Guatemala Story


James Project International was created to help James Project of Latin America, located in Monjas, Guatemala meet the tremendous needs of abandoned, abused, and trafficked women and children.  Being a stateside organization, JPI is able to receive donations, raise awareness, and advocate in the States for the women and children of Guatemala.

James Project of Latin America is a Guatemalan nonprofit organization that serves destitute women and children of Guatemala. JPLA is founded on the biblical mandate to care for orphans and widows (James 1:27). By working with the Guatemalan courts and government agencies, JPLA receives, houses, educates, and provides spiritual growth for children that have been abandoned/neglected, physically abused, sexually abused, and/or trafficked.

On JPLA's 15-acre campus, there exists a children’s home (Shadow of His Wings), a school (Evangelic Freedom School), and the offices of JPLA. On this property children are housed, fed, educated, counseled, and discipled.

The women we serve are a part of our REDEEMED Women's Empowerment program.  This program is designed to educate, counsel, disciple, and train women without resources.  The ultimate goal is to launch the women in to their own small business in order to provide them with financial independence and security.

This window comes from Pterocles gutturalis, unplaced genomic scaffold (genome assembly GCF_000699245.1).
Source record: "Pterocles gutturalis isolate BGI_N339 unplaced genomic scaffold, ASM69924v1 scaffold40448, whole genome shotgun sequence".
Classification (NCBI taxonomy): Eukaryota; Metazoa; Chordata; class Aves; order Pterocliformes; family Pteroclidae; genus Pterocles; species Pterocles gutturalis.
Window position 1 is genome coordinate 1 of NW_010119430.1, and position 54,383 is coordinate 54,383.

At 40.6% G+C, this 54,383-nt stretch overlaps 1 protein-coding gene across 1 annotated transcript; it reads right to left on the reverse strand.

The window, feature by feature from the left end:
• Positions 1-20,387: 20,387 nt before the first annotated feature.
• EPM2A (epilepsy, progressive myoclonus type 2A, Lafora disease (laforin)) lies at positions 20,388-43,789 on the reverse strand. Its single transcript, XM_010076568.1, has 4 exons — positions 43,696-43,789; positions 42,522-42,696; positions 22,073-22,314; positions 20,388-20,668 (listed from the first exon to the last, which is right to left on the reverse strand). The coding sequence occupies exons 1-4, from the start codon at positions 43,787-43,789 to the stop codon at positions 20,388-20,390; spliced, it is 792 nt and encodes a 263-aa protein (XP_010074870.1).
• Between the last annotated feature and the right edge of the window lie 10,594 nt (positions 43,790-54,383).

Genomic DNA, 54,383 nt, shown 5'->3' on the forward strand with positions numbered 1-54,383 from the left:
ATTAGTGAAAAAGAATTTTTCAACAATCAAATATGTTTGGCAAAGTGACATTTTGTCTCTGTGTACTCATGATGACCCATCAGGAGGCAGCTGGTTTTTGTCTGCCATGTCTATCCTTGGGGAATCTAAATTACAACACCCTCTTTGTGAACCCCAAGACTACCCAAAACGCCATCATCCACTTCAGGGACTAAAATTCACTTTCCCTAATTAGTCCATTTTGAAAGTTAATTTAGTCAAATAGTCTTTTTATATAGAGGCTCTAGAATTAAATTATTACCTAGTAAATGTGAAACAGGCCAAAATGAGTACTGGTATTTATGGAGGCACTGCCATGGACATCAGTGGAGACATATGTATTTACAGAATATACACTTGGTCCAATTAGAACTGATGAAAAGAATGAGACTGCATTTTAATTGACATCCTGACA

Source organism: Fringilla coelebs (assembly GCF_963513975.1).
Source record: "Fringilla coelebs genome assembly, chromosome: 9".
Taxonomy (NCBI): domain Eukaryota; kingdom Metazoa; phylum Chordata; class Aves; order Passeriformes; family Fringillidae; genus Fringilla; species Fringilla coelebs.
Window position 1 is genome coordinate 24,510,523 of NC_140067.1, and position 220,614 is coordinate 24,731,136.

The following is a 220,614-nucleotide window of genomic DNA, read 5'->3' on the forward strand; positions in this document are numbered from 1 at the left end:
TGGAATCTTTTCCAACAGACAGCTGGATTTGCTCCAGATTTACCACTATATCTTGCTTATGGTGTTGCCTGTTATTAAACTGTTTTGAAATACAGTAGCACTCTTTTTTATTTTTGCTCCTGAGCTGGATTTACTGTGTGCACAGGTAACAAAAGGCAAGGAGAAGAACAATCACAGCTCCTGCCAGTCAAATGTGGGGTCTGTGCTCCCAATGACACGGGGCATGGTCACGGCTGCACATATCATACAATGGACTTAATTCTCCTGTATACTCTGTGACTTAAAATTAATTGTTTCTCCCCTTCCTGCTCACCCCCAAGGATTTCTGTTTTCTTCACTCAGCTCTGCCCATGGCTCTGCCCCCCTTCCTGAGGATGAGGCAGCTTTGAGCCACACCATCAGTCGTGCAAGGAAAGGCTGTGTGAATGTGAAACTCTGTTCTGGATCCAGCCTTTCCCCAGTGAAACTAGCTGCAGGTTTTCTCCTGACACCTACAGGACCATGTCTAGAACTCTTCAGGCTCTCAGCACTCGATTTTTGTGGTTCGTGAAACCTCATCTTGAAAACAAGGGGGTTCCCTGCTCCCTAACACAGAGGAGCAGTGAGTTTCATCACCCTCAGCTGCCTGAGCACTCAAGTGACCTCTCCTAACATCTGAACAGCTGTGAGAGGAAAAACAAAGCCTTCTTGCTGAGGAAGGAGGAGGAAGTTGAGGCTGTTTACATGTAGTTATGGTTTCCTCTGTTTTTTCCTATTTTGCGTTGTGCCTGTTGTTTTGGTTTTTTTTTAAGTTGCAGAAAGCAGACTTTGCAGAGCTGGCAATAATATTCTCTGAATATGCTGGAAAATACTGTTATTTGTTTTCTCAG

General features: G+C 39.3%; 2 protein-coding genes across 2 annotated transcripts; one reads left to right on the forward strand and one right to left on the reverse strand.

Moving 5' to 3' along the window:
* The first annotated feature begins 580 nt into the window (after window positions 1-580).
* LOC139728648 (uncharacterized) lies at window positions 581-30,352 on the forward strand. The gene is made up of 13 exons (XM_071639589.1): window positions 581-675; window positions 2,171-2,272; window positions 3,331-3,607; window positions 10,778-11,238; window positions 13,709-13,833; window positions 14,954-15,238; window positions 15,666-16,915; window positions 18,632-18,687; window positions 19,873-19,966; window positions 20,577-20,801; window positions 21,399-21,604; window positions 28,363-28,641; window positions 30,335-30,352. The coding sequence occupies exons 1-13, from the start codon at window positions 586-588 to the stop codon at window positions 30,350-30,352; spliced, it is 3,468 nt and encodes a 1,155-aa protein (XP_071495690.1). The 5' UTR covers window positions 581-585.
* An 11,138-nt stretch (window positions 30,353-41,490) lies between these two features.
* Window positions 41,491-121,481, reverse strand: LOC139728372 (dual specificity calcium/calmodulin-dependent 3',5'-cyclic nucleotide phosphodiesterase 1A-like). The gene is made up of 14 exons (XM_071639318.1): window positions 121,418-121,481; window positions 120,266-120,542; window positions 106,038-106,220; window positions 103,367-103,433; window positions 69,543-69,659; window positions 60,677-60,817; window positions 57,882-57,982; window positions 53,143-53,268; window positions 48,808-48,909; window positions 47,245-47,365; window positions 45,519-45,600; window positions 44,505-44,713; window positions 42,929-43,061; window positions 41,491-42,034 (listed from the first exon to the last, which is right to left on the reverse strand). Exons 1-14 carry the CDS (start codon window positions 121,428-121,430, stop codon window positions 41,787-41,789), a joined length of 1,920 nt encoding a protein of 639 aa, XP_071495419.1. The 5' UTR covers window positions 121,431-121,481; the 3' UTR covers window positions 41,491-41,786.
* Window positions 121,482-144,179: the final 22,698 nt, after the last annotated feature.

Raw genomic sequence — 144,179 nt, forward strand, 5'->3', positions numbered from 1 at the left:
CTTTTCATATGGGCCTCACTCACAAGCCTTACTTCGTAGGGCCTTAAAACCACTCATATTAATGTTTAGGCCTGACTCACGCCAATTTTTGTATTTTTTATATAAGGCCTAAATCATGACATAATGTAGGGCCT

The need in Guatemala is great.  There are many factors that contribute to this need, including the following:

  • Guatemala has the 2nd highest murder rate in the world
  • 4 out of 10 children experience sexual abuse
  • 78% of children live below the poverty line
  • 49.8% of children suffer from chronic malnutrition - 4th highest in the world
  • 5,000 children live on the streets of Guatemala City alone
  • 88% of crimes against children go unpunished including rape, murder, and kidnapping
  • Guatemala has one of the highest murder rates of women in the world
  • Rape and sexual violence against women in Guatemala remains widespread
  • Women in the workplace are discriminated against, especially in the indigenous community

Visit the JPLA website to learn more.